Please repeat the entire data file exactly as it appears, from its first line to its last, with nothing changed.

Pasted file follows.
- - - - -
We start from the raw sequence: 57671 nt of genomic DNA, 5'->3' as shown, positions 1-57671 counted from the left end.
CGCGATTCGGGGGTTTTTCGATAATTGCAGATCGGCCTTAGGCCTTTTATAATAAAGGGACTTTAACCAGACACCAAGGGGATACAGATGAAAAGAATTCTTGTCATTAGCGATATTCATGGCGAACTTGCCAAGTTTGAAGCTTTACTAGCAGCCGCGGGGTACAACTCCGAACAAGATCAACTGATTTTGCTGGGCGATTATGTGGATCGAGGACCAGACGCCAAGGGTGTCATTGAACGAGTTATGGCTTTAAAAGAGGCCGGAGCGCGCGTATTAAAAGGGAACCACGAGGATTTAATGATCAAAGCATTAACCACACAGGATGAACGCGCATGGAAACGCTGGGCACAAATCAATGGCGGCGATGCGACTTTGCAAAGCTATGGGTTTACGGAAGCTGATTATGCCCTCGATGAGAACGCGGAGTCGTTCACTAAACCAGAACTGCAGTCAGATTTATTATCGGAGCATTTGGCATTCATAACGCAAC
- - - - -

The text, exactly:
We start from the raw sequence: 57671 nt of genomic DNA, 5'->3' as shown, positions 1-57671 counted from the left end.
CGCGATTCGGGGGTTTTTCGATAATTGCAGATCGGCCTTAGGCCTTTTATAATAAAGGGACTTTAACCAGACACCAAGGGGATACAGATGAAAAGAATTCTTGTCATTAGCGATATTCATGGCGAACTTGCCAAGTTTGAAGCTTTACTAGCAGCCGCGGGGTACAACTCCGAACAAGATCAACTGATTTTGCTGGGCGATTATGTGGATCGAGGACCAGACGCCAAGGGTGTCATTGAACGAGTTATGGCTTTAAAAGAGGCCGGAGCGCGCGTATTAAAAGGGAACCACGAGGATTTAATGATCAAAGCATTAACCACACAGGATGAACGCGCATGGAAACGCTGGGCACAAATCAATGGCGGCGATGCGACTTTGCAAAGCTATGGGTTTACGGAAGCTGATTATGCCCTCGATGAGAACGCGGAGTCGTTCACTAAACCAGAACTGCAGTCAGATTTATTATCGGAGCATTTGGCATTCATAACGCAAC